MR. & MRS. ELSING, 3902 San Marcos Road, Louisville, Kentucky 40299 would like some information on a Fordson tractor they have as it has a very long tank (maybe kerosene, gas?) Any data will be appreciated.

Another letter from a new G.EM, member as he tells us: 'I really enjoy your G.E.M. I was interested in an article in the issue of Jan-Feb. 1977, page 16 as I have what I think is a part of an engine like this-what I have is crankcase, crankshaft, both flywheels, timing gears, piston and rod. There is one difference that I can see, that is the counter balance is bigger on mine. Sure would like some help on this one. If anyone out there has any ideas, I'll sure appreciate them. Thank you!'

Another gas enthusiast is seeking word from folks who have the same interest. His name is HAROLD J. RHEIN, 8159 Mt. Olivet, Detroit, Michigan 48234. He is waiting for some information on a particular engine he has that was built in Saginaw, Michigan by Nelson Bros. It has a Remy high tension mag made by Hercules Mfg. Co. Indianapolis, Indiana. He would like to get this motor running because the old one lungers are music to his ears. (Sound familiar-you know what he means and the support he needs).

JOSEPH SIEGEL, Route 2, Box 252, Mascoutah, Illinois 62258 needs an answer: 'I have a crude oil engine 9 HP with the following information on name tag: L. M. Rumsey Mfg. Co., St. Louis, Missouri serial # 78 manufactured by St. Mary's Engine Company, St. Mary's, Ohio. I would like to know age of this engine and any other help anyone has.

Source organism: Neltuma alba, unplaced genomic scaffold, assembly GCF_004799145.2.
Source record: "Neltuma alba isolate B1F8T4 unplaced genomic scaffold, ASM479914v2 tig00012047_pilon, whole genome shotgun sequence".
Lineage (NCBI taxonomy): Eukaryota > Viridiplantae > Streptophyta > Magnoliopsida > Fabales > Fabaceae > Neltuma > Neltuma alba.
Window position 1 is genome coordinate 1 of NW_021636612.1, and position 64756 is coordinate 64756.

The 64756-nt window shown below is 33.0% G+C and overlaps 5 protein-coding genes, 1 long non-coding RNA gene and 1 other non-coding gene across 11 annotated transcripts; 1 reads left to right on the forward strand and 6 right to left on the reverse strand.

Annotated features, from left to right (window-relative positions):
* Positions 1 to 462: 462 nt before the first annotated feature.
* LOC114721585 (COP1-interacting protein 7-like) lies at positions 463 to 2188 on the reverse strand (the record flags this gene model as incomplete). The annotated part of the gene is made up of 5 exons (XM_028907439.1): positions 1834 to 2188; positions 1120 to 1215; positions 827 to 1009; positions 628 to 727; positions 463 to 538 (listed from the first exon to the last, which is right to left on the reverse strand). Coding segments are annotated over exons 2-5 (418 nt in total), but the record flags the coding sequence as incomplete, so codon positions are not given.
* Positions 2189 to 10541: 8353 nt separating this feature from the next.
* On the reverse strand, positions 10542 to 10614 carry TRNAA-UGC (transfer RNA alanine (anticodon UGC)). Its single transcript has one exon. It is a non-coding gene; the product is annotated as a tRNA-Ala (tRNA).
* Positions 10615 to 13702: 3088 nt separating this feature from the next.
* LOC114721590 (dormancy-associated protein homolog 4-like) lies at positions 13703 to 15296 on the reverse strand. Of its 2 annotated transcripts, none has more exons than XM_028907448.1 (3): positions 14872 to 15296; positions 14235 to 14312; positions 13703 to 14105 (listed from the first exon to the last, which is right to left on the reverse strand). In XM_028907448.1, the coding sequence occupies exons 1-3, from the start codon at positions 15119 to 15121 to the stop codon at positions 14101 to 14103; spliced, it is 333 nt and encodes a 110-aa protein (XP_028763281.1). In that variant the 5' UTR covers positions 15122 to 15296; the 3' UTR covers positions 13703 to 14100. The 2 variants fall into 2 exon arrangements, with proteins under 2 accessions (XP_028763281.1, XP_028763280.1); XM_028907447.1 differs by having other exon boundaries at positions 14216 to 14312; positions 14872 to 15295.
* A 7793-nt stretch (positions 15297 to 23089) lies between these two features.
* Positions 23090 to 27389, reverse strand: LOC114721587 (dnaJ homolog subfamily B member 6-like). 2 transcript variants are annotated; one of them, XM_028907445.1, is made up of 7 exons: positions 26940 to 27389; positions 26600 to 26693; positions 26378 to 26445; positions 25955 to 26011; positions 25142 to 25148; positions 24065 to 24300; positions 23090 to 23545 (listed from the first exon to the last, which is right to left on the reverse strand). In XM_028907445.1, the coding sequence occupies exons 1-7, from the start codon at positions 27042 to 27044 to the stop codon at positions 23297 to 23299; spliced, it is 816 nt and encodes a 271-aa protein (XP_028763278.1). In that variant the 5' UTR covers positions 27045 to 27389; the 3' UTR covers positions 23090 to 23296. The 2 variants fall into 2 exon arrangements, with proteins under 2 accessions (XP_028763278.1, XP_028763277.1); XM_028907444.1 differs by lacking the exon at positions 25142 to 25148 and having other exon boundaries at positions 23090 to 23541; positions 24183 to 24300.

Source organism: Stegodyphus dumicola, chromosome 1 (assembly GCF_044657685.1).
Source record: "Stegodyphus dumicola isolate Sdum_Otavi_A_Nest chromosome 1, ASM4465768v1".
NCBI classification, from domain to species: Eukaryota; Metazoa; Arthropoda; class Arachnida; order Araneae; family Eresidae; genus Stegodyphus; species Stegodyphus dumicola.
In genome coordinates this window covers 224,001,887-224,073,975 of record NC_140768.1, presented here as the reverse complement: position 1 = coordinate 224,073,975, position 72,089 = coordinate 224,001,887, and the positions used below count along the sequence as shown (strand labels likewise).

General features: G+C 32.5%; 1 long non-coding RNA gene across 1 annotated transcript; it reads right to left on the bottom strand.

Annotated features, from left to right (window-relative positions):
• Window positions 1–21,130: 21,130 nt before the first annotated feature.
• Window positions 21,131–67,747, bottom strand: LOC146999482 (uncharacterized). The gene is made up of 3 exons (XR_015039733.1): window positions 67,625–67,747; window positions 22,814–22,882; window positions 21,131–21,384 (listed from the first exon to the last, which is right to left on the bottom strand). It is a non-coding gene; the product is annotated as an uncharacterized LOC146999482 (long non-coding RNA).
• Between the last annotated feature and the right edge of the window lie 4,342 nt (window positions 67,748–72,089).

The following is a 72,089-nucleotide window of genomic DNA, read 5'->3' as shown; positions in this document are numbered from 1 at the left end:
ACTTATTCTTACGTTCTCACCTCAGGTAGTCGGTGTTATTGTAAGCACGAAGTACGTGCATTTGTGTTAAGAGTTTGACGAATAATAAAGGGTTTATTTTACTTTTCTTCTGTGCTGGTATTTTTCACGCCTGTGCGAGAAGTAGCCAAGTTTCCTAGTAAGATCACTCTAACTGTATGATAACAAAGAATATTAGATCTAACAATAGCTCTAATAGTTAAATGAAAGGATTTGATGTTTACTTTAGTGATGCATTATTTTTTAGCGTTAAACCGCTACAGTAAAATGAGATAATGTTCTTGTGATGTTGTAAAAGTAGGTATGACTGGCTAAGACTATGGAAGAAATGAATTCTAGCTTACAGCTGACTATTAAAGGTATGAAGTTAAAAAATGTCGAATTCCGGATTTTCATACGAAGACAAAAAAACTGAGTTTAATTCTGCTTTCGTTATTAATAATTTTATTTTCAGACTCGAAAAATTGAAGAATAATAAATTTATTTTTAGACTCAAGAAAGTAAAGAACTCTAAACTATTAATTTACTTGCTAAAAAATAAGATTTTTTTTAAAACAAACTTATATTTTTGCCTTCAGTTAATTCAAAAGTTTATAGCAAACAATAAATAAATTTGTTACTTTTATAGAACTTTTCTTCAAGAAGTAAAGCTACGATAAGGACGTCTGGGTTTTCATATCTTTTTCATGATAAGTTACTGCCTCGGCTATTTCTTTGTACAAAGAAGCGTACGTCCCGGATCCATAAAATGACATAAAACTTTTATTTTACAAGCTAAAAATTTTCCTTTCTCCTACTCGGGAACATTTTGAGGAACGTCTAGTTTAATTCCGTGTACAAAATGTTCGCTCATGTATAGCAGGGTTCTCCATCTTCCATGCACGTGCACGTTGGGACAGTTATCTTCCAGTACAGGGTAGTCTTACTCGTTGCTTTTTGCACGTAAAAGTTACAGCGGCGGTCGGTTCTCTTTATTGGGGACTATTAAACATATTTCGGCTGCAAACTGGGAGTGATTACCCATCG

Also, my compliments to the editors for the new look on the cover of the July-August issue. Keep up the good work.'

A new show has been brought to our attention - the FORK TAVERN STEAM AND GASOLINE SHOW will be held Sept. 24, 25 1? miles below Dixie on State Route 6. Contact William M. Seay, Box 12, Fork Union, Virginia 23055. No charge. They will have grain threshing, gas engines, steam engines, Etc. We're happy to hear about this and wish you increasing success as the years roll forth.

ED BEARDSLEY, RD #3, Brigeton, New Jersey 08302 speaks out: 'Have received G.E.M. since 1970 and enjoy it very much. I don't know how you could improve it. I appreciate your religious thoughts throughout the magazine,

I have four engines (three in running condition) and three Fordsons and hope some time soon to do some restoration work. Also I have a tractor that I would appreciate any help available. It was made by the Earthmaster Farm Equipment Co., Burbank, California. It has a small 4 cylinder Continental engine #N62 73595. This is all the information I can find on it. I'd like to know date of manufacture, etc.' (He needs your answers, Men).

CHARLES G. FISHER, 15 Folwell Road, Norwalk, Connecticut 06851 sends this: 'Pictured is a marine engine I recently acquired and I need your readers help to identify it. It has 2 cylinders with integral heads, make and break igniters and two timing gears on opposite ends of engine, intake valves are automatic. The throttle governor has weights mounted on a flat leaf springs (Pickering) and is driven by a round belt. The carburetor is jacketed by the exhaust and is of the mixing valve type. The 3-piece crankcase is split vertically. The piston type cooling pump is operated by an eccentric on the shaft. Horsepower is about 3-5. Any help, even guesses that I can check out, would be greatly appreciated.

I have been collecting engines and receiving G.E.M. for about 2 years and I enjoy the magazine very much. My colllection is small but I think I have some interesting engines including a Bovaird & Seyfang, an Olin and a very old single flywheel Bessemer, all hot tube ignited.'

A request from W. E. PHILLIPS, 1775 Empire Road, Wickliffe, Ohio 44092: 'I am a beginner in this field and just picked up my first engine recently. I need information on it and am wondering if it is worth restoring (I would surely think so).